Roddick blasts way into next round

ROUND 3: Andy Roddick, seeded second, served up 225kph missiles at Jurgen Melzer, who lost in straight sets. Tim Henman lost to a 26th seed 6-4, 6-2, 6-2


Sun, Jan 23, 2005 - Page 24

Second-ranked Andy Roddick's aces had the crowd buzzing and his opponent muttering Saturday as he rode his big serve into the fourth round of the Australian Open.

Pounding the ball better as the match went on, Roddick dropped only seven points in his last 10 service games and finished with 22 aces to oust Austrian Jurgen Melzer 6-2, 6-2, 7-5. He also had one of the shots of the day -- a between-the-legs winner with his back to the net while chasing down a lob.

After beating three consecutive left-handers, next up for Roddick is 102nd-ranked Philipp Kohlschreiber, a German with a 10-18 career record who won only one Grand Slam match before this tournament.

On a warm, sunny day perfect for dozing, Roddick woke the crowd up quickly, starting his first service game with a pair of aces and soon was cracking serves at up to 225kph. Melzer, seeded 32nd, had three break points in Roddick's next service game, then never got another chance.

"I thought I moved really well. I got up two sets, the third one got a little tight, but I was able to get through," said Roddick, noting his serve isn't yet nearing his world record of 249kph. "I'm holding serve though, that's the most important thing."

In the third game, Melzer drew him into the net with a drop shot, then sent up a lob that landed just in. Roddick raced back and flicked the ball back between his legs and down the line as Melzer barely moved at the net.

He repeated the technique later in the match but missed.

"I got greedy. The first one felt good, so I needed more," he said.

Seventh-seeded Tim Henman had his own stunner, a reflex volley behind his back into an open court. But it was the only highlight for the Briton who made at least the quarterfinals in the last three Grand Slams. He committed 32 unforced errors and five double-faults in falling to 26th-seeded Nicolay Davydenko 6-4, 6-2, 6-2.

"I feel totally gutted really," said Henman. "My expectations were obviously for a lot more."

Davydenko, who joined fellow Russian Marat Safin in the last 16 men -- seven Russian women have gotten that far -- next faces 12th-seeded Guillermo Canas, a 6-1, 6-2, 6-2 winner over Radek Stepanek.

French Open finalist Guillermo Coria beat former top-ranked Juan Carlos Ferrero 6-3, 6-2, 6-1.

Women's French Open champion Anastasia Myskina joined Russia's two other Grand Slam title holders in the fourth round when American Lisa Raymond withdrew with a torn abdominal muscle that forced her to quit her doubles match Friday after one game.

"I'm extremely disappointed because I couldn't have asked to play better in my first two matches," said Raymond, who hopes to return for the Indian Wells tournament in California starting March 9.

Top-ranked Lindsay Davenport beat 15-year-old Czech qualifier Nicole Vaidisova 6-2, 6-4 to move into a fourth-round match against 13th-seeded Karolina Sprem, who ousted Russia's Elena Likhovtseva 6-4, 6-3.

Sixth-seeded Elena Dementieva became the seventh Russian woman to advance when she outlasted Daniela Hantuchova, who committed 78 unforced errors and bloodied her knee in a fall in the second set, 7-5, 5-7, 6-4. She next meets No. 12 Patty Schnyder of Switzerland, a 7-6 (4), 6-3 winner over American Amanda Spears.

No. 8 Venus Williams overcame a rash of early errors to win the last nine games in a one-hour, 6-3, 6-0 rout of Anna Smashnova.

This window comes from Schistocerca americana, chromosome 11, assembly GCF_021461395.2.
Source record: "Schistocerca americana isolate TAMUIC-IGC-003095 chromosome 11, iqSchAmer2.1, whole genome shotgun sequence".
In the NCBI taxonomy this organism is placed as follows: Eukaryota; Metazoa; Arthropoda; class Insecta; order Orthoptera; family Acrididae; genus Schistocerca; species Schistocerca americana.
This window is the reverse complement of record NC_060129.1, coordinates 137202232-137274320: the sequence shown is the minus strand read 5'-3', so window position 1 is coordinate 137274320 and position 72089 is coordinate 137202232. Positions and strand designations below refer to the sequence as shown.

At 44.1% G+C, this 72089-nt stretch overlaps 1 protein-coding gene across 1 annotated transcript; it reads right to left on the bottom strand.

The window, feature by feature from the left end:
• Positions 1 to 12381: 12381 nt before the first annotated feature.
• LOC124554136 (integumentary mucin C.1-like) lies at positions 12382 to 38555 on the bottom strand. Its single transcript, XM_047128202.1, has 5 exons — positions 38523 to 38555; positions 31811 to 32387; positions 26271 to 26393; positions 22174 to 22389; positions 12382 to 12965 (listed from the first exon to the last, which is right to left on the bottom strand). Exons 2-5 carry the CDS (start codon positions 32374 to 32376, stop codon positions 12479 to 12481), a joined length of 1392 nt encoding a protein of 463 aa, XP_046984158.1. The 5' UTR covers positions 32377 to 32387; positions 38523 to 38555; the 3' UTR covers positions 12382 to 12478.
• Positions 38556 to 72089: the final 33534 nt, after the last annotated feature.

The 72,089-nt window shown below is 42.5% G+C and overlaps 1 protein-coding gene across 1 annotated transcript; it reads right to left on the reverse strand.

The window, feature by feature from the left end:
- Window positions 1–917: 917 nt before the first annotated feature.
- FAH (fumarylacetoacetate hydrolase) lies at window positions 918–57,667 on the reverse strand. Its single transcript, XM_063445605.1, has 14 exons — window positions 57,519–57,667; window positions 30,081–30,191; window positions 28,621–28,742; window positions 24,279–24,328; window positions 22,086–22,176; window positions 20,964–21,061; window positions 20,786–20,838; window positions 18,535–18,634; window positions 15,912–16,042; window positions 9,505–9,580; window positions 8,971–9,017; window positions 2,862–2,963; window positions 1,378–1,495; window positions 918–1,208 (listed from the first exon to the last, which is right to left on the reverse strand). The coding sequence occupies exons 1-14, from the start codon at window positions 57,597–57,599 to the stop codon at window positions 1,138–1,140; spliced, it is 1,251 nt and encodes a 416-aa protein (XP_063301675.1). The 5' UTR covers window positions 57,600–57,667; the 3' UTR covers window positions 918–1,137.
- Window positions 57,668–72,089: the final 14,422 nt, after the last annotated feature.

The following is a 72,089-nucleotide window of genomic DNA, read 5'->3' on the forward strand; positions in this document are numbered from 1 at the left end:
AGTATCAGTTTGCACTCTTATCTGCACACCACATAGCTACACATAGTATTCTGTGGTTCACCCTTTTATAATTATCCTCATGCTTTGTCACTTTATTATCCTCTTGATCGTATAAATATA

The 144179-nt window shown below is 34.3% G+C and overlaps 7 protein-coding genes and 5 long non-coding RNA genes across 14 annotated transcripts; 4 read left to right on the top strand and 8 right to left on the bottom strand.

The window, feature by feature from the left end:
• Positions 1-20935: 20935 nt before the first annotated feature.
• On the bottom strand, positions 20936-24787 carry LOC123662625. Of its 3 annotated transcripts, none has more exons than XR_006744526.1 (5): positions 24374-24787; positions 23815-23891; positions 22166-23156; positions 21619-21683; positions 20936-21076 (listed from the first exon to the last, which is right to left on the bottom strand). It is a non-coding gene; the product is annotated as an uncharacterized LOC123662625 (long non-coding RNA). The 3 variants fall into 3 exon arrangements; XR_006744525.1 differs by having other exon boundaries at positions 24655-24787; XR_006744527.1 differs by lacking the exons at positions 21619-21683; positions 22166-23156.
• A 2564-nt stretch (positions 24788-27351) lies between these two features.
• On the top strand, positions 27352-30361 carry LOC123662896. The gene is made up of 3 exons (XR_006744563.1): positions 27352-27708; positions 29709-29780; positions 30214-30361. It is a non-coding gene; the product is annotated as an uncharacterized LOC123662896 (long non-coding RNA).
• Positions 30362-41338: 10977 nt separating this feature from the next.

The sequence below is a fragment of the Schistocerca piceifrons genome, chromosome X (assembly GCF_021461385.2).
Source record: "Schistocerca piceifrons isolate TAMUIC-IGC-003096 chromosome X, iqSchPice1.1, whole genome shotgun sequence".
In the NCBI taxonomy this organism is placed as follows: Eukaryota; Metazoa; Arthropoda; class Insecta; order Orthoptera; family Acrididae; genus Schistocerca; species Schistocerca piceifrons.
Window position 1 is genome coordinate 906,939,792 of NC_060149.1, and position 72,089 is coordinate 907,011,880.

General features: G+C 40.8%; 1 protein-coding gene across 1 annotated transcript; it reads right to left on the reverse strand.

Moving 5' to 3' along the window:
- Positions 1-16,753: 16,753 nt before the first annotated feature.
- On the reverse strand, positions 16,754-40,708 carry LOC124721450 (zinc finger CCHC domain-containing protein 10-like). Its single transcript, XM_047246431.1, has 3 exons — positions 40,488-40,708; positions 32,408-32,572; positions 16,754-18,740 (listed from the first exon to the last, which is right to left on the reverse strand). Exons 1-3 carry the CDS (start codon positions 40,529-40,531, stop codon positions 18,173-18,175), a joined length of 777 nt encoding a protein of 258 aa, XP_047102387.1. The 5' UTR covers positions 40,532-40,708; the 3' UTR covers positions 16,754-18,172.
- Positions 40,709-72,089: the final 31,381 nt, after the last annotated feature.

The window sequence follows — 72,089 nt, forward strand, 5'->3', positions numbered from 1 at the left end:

After holding at 3-3, Smashnova never had more than two points on her serve as Williams took advantage of her looping, heavy topspin groundstrokes.

"She just played a different-pace game, so I pressed a little too much and was hitting the balls a bit long," Williams said. "I needed to add some spin because she's the kind of player where you don't want to get caught up playing her game. That's when things can really get kind of strange. So I kept with my game, playing aggressive, and worked through the errors."

Tenth-seeded Alicia Molik closed a 6-3, 6-2 win over Tatiana Panova with an ace, advancing to face Williams.

"Bring it on!" Molik told the crowd at Rod Laver Arena after reaching the fourth round, matching her best run at a major.

Serena and Venus Williams have made fashion statements on court with their dress designs. At the Australian Open, Spaniards Rafael Nadal and Feliciano Lopez of Spain are doing their best on the men's side, wearing three-quarter-length pants.

Andy Roddick is certain he won't joint that trend.

Roddick was asked Saturday after his straight-sets win over Jurgen Melzer whether the new male fashion statement was a ``little too metrosexual.''

"You said it, I didn't," said Roddick, laughing. "I can't think of anything funny to say that would not get me in trouble. I'm going to leave that one alone."


All top eight women's seeds have advanced to the fourth round at the Australian Open, putting them on track to break a 24-year-old record. The last time all eight reached the quarterfinals here was in 1981.

This time, in seeded order, they are Lindsay Davenport, Amelie Mauresmo, Anastasia Myskina, Maria Sharapova, Svetlana Kuznetsova, Elena Dementieva, Serena Williams and Venus Williams.

In 1981, in the same order, it was Chris Evert, Tracy Austin, Martina Navratilova, Andrea Jaeger, Hana Mandlikova, Pam Shriver, Wendy Turnbull and Evonne Goolagong Cawley.

Four Russians, three Americans and France's Mauresmo make up the international mix now.

The makeup in 1981 was five Americans, including former Czech Navratilova, who became an American citizen in July of that year.


The Australian Open, in its 100th year, set an all-time day attendance record Saturday when 44,517 spectators went to Melbourne Park. That broke the previous record of 42,915 set on the second day of the Open in 2002.